'R. gigantea' rose References
Book (Nov 1993) Page(s) 18.
[used by Alister Clarke in his breeding program to create] a new range of climbers better suited to the hot dry landscape of Australia.
Book (Jul 1993) Page(s) 90.
R. gigantea is the largest-flowered of all Climbing Species and is one of the main ancestors of our modern roses...
Book (1990) Page(s) 133.
[Alister Clark used R. gigantea as one of the parents in his breeding program] He believed that this rose's great vigour was an essential attribute to pass on to his hybrids.
Book (1988) Page(s) 14.
The ancestor that gave to the Tea roses their special character. This glossy-leaved species clambers vigorously through other plants in its natural environment … The flowers of R. gigantea are white, five-petalled, opening the size of your palm; but in the bud, before they open, they have the most exquisite form, high pointed and slender, a shape that future generations would value above all others.
Book (1981) Page(s) 98-99.
R. gigantea Collett ex Crép.
synonyms: R. odorata var. gigantea (Crép.) Rehd. & Wils.;R. macrocarpa Watt ex Crép.; R. xanthocarpa Watt ex Baker [The follow excerpt shows why this book is such an invaluable reference for students of species roses]
A native of N.E. India, Upper Burma and Yunnan; discovered by Sir George Watt in Manipur in 1882 but described in 1888 from specimens collected by Sir Henry Collett in the Shan Hills of Upper Burma...and introduced by him (the seeds were distributed from the Calcutta Botanic Garden in 1889).
The largest flowered of all wild roses...R. gigantea was reintroduced by Frank Kingdon Ward in 1948 from Manipur, where he found it flowering....(Plant Hunter In Manipur (1952), pp. 45-6). The largest plants he saw had stems 'as thick as a man's forearm', but the original specimen at the Château Eléonore attained a girth of almost 5 ft at the base before it died.
R. gigantea, in its typical state, extends into the southern parts of the Chinese province of Yunnan. But of greater interest are the forms collected by Forrest in central and norther-western Yunnan, which are of smaller stature than R. gigantea of Burma, even shrubs no more than 5 ft high, with fragrant flowers in shades of pale yellow or rose....It is perhaps these Yunnan forms, which Forrest found both wild and cultivated, that gave rise to the tea-scented roses of Chinese gardens....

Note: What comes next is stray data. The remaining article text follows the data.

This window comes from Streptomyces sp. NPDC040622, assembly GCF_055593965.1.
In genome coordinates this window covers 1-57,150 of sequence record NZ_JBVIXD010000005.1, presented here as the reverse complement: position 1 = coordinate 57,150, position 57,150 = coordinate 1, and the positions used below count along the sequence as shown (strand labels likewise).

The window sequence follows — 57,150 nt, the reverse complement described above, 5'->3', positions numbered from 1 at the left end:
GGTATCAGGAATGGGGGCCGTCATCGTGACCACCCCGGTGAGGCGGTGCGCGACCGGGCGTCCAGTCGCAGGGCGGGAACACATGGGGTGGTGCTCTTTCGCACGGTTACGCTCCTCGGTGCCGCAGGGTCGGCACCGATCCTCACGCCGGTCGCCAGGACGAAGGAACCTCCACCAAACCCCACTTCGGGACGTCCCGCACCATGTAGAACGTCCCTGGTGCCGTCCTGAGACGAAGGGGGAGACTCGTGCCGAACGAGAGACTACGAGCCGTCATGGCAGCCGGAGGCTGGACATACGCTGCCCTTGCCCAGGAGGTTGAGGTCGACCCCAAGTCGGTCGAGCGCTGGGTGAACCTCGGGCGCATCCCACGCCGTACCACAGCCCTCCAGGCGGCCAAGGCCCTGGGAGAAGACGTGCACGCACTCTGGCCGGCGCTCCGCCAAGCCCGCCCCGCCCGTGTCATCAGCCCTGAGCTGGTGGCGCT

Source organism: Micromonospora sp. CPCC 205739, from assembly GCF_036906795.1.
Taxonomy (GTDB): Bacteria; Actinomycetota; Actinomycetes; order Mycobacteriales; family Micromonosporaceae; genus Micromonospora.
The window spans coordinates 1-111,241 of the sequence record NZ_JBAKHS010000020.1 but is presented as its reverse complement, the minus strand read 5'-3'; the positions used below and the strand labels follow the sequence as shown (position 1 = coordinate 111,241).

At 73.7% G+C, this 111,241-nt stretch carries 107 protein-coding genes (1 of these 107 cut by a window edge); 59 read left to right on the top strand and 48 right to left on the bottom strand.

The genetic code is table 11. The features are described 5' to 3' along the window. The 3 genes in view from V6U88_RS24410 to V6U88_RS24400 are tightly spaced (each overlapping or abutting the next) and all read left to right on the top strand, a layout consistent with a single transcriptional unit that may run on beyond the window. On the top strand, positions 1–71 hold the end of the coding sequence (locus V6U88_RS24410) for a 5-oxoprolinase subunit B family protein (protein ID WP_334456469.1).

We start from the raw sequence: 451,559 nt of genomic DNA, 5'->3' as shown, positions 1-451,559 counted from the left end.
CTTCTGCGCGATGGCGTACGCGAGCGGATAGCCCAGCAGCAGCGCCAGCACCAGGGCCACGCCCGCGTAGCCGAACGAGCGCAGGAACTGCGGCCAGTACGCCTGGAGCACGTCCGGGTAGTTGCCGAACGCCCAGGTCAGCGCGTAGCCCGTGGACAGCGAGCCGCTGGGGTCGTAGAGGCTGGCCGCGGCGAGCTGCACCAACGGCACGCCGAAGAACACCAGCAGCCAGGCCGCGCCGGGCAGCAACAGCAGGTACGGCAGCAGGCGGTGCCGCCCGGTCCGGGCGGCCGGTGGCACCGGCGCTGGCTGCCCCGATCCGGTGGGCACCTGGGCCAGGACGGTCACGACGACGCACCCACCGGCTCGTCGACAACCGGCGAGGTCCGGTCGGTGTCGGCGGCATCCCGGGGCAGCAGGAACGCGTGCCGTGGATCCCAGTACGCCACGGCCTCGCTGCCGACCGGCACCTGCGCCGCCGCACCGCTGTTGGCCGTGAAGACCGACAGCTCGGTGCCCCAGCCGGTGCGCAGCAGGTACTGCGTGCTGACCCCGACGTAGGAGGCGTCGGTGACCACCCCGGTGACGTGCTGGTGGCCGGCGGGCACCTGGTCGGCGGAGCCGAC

Article (misc) (7 Mar 1935) Page(s) 97, 98.
p. 97: Hybrids of R. gigantea: aside from the work of Paul Nabonnand, Father Schoener, Alister Clark, and Captain Thomas, very little has been done in this field. The botanical species, R. gigantea, is reputed to have been discovered in Burma in 1887, but, in reality, Gilbert Nabonnand was already growing R. gigantea at Golfe Juan about 1875... The first hybrids, one of which was 'Etoile de Portugal', were obtained in 1898 at the Botanic Garden of Lisbon, by Henri Cayeux, now Director of Gardens and Walks at Havre...
p. 98: Although not remontant, the hybrids of climbing Giganteas have another great advantage -- they bloom ahead of other roses, even Teas. Besides, their vigorous growth covers a large surface quickly. The botanic type easily reaches a height of sixty feet, and hybrids ten years old cover a surface one hundred and fifty feet square, so they are not suitable for small rose gardens...
Book (1933) Page(s) 211.
Rosa Odorata Gigantea. Rehder. Probably the ancestor of the Hybrid Giganteas...It is all mixed up with species like R. macrocarpa, R. xanthocarpa, and R. gigantea. Nobody knows what the difference between these varities is except the botanists, and they successfully keep the information to themselves by hiding it in a mass of technical language.
Magazine (1929) Page(s) 305-307. Includes photo(s).
Rosa Gigantea And Its Hybrids by H. Cayeux
Henri Cayeux describes how Rosa gigantea bloomed in Europe for the first time in April 1896 in the Lisbon Botanical Garden. Cayeux recommends grafting a flowering branch to Rosa indica to obtain flowering much earlier than from plants grown from seed, which grow so vigorously, up to 8 to 10 meters a year, that they flower very little. He also reports even more generous bloom by top grafting Rosa gigantea on Tea roses that have been grafted on Eglantine, thus allowing hybridizing without using a ladder.
Book (1916) Page(s) 339.
Rosa odorata var. gigantea f. erubescens Rehder & Wilson, n. comb.
Rosa gigantea f. erubescens Focke
Yunnan: Lichiang valley, alt. 2500 m., May 1906, G. Forrest (No. 2049); Tali valley, alt. 2000-2400 m., May 1906, G. Forrest (No. 4452).
This form differs from [Rosa odorata var. gigantea] in its pale pink often somewhat smaller flowers.
Book (1915) Page(s) 338-339.
Rosa odorata var. gigantea Rehder & Wilson
This variety is the wild form of the Tea Rose; it is widely dispersed in Southern Yunnan and has been reported from Mengtsze in the east to the frontiers of the Shan States in the extreme southwest. The flowers vary from white to yellow or pale buff or to pale pink and are delightfully fragrant. In tall thickets and margins of woods it is a tall and rampant climber, but on the open plateaus it forms a bush with arching stems and is often not more than 2 m. tall.